Crime on Melbourne’s Rail System and the Abuse of Statistics

In today’s headline news, the Auditor General reports that the crime rate is falling on Melbourne’s train system (e.g., see here and here). The number of incidents has remained roughly the same, while the number of commuters has gone up. So, the Transport Minister says there is more crime but the trains are safer . The Auditor General seems concerned that “Victoria Police had failed to carry out promised pilot projects designed to minimise passenger perceptions of danger on railway stations and trains”. Shouldn’t they be catching crooks instead of manipulating customer perception?

Well, if we want to play this game of statistics, here are a few additional things to consider. Many crimes probably go unreported raising questions about data reliability, but lets put that aside for a moment. The Age reports that the crime rate on Melbourne’s trains is 33 per million passengers. I did a quick web search and wow! that figure seems to be pretty high. In Boston last year there were 827 major crimes on the MBTA system out of 350 million trips, making that only 2.2 crimes per million, way below the 33 in Melbourne. Even if we only consider assaults as “serious crimes”, which TheAge reports is 17% of the incidents, that works out to 5.6 assaults per million trips. I don’t have time to find data for lots of other cities, but it appears the New York subway carries over 10 million passengers/day and sees only 5.6 crimes per day, while on the Washington Metro it is about 4.35 per million riders. Is Melbourne’s train system really that safe?

A more sensible approach is to accept that crime happens on the train/subway systems of every major city, and to try and tackle the problem. Statistics could be used constructively. For a start, explore the distribution of criminal activity. Melbourne’s trains radiate outwards from the city center and some train lines go through neighborhoods that are much more crime ridden than others. So we should be looking at the rate of criminal activity on each line separately instead of the average across the whole system. Even better, identify the location and type of criminal activity in each line segment and station, and do data mining to figure out behavioural patterns. This should inform counter measures, e.g., by putting officers on duty, adding surveillance cameras, anticipating risky situations, etc. This way, the Police might even earn the respect of commuters, instead of just hoping to manipulate their perceptions of safety.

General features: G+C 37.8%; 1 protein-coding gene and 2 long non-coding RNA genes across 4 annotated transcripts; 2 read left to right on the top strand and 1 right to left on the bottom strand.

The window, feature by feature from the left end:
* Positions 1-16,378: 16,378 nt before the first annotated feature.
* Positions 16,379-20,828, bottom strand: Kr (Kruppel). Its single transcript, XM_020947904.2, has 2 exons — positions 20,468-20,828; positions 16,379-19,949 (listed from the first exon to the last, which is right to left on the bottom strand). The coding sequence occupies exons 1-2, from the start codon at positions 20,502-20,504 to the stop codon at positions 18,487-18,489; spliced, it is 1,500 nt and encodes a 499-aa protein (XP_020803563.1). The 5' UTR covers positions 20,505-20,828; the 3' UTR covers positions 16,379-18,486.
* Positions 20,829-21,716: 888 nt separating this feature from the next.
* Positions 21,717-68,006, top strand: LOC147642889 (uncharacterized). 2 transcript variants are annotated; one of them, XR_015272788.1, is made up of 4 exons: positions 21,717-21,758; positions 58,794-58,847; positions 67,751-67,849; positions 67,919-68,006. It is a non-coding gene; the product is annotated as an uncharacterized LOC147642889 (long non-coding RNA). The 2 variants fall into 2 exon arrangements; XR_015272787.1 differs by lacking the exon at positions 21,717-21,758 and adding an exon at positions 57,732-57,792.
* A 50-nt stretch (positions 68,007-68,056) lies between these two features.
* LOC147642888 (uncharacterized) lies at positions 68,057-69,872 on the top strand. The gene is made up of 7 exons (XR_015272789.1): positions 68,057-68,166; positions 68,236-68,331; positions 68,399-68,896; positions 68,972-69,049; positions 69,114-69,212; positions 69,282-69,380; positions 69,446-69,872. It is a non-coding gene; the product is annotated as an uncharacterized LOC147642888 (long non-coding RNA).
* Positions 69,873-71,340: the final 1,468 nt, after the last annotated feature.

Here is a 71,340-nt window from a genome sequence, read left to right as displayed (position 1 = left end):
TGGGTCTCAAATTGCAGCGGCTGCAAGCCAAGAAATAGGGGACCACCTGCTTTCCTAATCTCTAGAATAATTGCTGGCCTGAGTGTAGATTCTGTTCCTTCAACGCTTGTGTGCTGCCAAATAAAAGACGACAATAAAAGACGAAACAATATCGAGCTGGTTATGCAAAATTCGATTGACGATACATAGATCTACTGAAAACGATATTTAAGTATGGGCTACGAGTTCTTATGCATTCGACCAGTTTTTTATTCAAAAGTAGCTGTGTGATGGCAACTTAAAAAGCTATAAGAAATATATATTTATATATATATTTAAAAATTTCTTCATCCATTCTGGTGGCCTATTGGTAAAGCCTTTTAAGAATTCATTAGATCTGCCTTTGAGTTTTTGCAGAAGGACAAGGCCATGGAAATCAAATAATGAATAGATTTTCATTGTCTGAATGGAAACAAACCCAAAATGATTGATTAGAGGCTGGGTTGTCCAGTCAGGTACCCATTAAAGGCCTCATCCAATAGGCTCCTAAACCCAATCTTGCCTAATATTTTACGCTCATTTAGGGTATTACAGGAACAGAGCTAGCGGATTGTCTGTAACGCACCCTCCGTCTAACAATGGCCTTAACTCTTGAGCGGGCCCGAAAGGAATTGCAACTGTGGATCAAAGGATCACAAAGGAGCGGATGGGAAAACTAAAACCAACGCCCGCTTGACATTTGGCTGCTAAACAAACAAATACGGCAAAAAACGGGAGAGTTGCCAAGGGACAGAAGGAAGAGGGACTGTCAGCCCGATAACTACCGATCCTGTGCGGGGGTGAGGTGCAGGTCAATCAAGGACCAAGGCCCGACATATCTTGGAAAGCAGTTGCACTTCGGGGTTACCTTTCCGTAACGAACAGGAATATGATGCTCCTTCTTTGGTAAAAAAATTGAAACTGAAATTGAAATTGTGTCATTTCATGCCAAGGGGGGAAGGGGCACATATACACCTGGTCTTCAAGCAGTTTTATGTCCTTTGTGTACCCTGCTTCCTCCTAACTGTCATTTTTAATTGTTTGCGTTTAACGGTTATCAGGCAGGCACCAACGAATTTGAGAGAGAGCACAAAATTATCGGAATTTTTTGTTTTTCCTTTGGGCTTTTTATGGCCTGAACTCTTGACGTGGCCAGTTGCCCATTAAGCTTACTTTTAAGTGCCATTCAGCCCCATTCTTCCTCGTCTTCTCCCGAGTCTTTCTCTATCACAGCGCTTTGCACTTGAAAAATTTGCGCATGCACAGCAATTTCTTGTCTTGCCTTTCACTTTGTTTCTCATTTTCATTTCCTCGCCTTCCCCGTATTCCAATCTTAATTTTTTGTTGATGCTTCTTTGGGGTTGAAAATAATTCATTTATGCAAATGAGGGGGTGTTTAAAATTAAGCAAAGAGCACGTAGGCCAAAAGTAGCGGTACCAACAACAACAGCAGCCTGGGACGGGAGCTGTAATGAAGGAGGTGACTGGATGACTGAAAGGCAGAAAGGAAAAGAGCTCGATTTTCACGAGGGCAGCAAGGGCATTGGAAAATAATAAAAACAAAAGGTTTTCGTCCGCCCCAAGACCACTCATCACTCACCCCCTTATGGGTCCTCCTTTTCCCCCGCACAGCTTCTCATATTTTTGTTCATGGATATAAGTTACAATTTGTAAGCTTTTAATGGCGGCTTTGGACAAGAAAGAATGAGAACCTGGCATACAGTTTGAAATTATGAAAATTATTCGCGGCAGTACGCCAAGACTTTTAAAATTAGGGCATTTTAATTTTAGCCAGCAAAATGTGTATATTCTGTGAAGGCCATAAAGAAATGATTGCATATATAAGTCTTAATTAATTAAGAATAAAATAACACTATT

Eyjafjallajökull and substitutes for air travel

After teaching a class last night during which we discussed substitutes, I realized that the recent eruption by Eyjafjallajökull, while sad for all involved, presents a good teaching example. The exogenous elimination of air travel led predictably to a scramble for substitutes. Eurostar ran out of capacity and quadrupled their ticket prices; a black market also naturally emerged. Meanwhile bus companies, facing more rivals than Eurostar, kept the same price but temporarily boosted the number of buses they ran. Taxi drivers cashed in on customers including John Cleese who paid $5000 for his ride. I couldn’t help but reflect upon our trip to Japan last month, where we enjoyed riding on the Shinkansen bullet train. The ride was quick and smooth, there were no long waits at security lines and elaborate rituals at airports, legspace was ample, and our electronic equipment did not have to be switched off during takeoff and landing. Air travel is overrated.

Japanese Shinkansen